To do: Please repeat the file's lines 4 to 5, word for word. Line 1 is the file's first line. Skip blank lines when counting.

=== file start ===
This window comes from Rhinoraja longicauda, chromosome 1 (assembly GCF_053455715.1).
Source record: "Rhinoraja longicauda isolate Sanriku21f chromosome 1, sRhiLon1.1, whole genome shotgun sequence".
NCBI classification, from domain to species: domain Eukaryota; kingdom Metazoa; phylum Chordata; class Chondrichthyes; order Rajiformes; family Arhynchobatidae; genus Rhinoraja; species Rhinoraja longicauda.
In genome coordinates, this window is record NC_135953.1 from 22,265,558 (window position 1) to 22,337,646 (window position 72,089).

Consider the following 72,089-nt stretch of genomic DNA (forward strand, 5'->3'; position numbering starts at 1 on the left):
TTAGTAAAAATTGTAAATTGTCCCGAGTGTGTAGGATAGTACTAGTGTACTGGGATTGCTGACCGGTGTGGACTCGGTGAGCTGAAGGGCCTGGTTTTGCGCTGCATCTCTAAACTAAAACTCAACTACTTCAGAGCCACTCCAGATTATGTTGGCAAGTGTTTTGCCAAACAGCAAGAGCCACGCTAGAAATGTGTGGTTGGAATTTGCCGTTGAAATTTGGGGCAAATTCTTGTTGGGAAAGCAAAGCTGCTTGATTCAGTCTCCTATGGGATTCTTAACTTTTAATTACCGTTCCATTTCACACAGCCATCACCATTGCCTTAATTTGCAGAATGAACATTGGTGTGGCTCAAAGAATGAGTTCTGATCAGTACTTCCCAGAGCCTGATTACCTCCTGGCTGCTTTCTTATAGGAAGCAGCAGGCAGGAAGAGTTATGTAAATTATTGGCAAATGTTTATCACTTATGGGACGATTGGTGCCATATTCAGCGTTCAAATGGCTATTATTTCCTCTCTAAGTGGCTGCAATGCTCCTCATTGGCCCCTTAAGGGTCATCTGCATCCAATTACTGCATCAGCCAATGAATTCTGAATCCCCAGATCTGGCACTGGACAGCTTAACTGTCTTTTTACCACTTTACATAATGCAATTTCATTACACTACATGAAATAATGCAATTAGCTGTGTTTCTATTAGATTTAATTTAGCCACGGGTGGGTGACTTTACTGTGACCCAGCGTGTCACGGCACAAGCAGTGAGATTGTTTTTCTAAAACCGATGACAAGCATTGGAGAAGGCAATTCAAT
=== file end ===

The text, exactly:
In genome coordinates, this window is record NC_135953.1 from 22,265,558 (window position 1) to 22,337,646 (window position 72,089).

Consider the following 72,089-nt stretch of genomic DNA (forward strand, 5'->3'; position numbering starts at 1 on the left):